Indoor stadiums and the All Blacks have been a good mix apart from that one rather tragic occasion five years ago in Cardiff where they endured an unfortunate defeat at an unfortunate time.
Technically, though, that defeat doesn't blemish their record in enclosed facilities as the roof wasn't shut that night in Cardiff meaning the All Blacks can just about claim a flawless record indoors.
It's doubtful, even in this world of hyper-detailed analysis that the All Blacks have spent any time looking at why they have historically done well on grounds that have roofs: the answer is pretty obvious - dry ball and a fast track.
Potentially the Forsyth Barr Stadium could become more of a fortress than Carisbrook. The new arena lacks what could euphemistically be described as the 'old world charm' of Carisbrook - a particular rustic flavour, which combined with the notoriously difficult elements could settle an opposition side quite drastically.
But what the new venue can counter that by being guaranteed to provide an environment in which the All Blacks will thrive.
High tempo rugby is their thing and bar the third test against Ireland, they have been dying to cut loose all season.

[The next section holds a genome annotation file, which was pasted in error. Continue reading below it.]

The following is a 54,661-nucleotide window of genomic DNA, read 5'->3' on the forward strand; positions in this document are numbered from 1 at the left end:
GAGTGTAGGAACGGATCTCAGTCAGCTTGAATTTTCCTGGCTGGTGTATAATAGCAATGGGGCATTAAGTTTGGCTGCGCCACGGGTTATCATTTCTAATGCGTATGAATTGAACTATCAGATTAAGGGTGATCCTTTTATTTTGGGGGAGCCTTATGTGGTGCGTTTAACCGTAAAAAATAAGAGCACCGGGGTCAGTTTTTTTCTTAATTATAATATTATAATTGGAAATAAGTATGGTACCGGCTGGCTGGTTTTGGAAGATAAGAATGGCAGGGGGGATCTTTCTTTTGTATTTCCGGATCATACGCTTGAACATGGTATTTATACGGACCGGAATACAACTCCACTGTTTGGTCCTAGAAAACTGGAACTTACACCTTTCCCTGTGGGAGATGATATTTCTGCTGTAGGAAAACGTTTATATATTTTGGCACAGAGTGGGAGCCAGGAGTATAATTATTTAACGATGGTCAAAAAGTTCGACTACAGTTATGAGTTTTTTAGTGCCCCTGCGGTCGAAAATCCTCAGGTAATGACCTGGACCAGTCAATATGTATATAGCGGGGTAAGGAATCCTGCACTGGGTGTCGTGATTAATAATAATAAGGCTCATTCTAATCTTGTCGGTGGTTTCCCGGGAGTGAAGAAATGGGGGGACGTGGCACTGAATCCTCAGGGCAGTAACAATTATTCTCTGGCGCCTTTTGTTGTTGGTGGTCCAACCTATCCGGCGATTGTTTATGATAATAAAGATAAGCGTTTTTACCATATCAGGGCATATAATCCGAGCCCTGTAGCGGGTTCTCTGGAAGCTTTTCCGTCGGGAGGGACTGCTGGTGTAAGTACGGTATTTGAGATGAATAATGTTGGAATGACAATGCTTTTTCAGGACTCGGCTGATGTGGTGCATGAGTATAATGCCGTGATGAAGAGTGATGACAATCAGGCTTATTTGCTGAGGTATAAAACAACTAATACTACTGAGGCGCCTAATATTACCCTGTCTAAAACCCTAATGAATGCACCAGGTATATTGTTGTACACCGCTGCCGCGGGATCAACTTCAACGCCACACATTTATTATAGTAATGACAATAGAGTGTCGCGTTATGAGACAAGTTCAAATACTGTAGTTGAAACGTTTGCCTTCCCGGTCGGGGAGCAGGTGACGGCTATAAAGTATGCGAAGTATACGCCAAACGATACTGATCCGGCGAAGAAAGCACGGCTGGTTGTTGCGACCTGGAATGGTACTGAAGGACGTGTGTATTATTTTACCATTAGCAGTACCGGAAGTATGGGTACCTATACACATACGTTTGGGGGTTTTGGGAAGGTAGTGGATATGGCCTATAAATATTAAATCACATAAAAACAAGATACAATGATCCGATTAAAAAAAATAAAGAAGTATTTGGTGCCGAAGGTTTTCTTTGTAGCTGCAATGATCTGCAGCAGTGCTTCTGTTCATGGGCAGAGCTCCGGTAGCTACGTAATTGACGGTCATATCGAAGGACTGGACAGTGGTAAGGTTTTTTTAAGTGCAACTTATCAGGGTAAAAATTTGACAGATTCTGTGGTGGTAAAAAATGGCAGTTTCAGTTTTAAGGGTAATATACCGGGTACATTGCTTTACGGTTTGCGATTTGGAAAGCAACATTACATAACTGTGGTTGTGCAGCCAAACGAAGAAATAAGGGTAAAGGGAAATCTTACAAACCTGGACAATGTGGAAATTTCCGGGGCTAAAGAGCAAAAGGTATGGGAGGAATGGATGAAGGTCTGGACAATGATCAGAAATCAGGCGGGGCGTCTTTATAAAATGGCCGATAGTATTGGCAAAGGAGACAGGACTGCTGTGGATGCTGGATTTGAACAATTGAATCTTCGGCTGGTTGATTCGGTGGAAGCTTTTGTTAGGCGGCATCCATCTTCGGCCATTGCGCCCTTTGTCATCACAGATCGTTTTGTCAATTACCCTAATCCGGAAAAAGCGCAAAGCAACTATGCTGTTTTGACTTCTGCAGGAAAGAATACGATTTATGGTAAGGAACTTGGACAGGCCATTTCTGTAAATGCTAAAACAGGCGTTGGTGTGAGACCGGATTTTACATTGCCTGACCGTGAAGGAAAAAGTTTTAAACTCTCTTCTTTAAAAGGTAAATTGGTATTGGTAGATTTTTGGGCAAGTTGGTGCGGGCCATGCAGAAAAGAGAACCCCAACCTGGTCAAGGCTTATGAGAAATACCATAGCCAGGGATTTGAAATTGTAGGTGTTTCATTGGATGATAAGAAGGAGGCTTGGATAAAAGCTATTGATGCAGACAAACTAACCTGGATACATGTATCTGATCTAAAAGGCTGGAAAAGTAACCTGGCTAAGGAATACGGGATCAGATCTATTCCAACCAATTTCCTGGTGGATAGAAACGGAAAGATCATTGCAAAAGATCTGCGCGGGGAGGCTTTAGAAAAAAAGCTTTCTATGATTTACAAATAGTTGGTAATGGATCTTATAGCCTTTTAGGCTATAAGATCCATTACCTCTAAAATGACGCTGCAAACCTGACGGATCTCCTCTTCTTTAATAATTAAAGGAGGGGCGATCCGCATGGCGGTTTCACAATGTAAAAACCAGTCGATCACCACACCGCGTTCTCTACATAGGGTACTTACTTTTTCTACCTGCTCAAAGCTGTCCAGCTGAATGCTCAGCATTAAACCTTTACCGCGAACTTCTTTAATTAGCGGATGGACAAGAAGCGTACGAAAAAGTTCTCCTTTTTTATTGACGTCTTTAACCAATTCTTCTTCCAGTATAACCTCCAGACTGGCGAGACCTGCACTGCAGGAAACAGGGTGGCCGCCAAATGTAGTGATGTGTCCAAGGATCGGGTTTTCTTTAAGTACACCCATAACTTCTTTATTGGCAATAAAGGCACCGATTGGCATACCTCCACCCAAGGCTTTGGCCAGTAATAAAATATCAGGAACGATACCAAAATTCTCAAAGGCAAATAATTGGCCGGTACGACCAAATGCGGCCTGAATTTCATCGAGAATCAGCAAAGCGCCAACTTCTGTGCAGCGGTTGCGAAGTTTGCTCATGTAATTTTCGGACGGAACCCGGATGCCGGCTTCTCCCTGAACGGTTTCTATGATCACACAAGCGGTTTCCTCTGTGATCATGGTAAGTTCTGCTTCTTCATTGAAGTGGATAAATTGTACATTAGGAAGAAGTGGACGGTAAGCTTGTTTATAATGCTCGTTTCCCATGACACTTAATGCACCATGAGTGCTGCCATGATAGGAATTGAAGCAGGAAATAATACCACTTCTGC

So far, though, passes haven't stuck; decisions have been poor at precisely the time they can't afford to be and the clinical edge has been missing.
Under the roof, all that could come right and the South Africans, already down on confidence, could be run off their feet.
They have picked a side that is in Dunedin to kick and chase, but All Black skipper Richie McCaw is adamant that the stadium can't be left to do the work for his side and nor is he so sure the South Africans don't pose a threat with ball in hand.
"To not have to worry about the elements is great but [the game] still comes down to individuals making the right decisions and doing things that you expect anyone to be able to do," said McCaw.
"The difference is I suppose in a test it is under pressure and that is what we have get to right. Being able to build the pressure on the opposition rather than ourselves and we were guilty of that last week in the first half.
"We have to get that right - we have talked about that. They [South Africans] kick it a bit but they are pretty good at chasing it and if you give them the ball at the right end of the field - make some mistakes - then they have guys that will make us pay."
The sub-text all week has been about improving the accuracy and combining it with the intensity and tempo that has been present in every test this year. If the All Blacks can get both bits right, the Springboks could be in for a long night.
The Australians were hit like that at Melbourne's Telstra Dome in 2010 and were lucky to only leak 48 points in the end. With Drew Mitchell having been sent off the All Blacks ran riot - producing what was breathtaking rugby at times.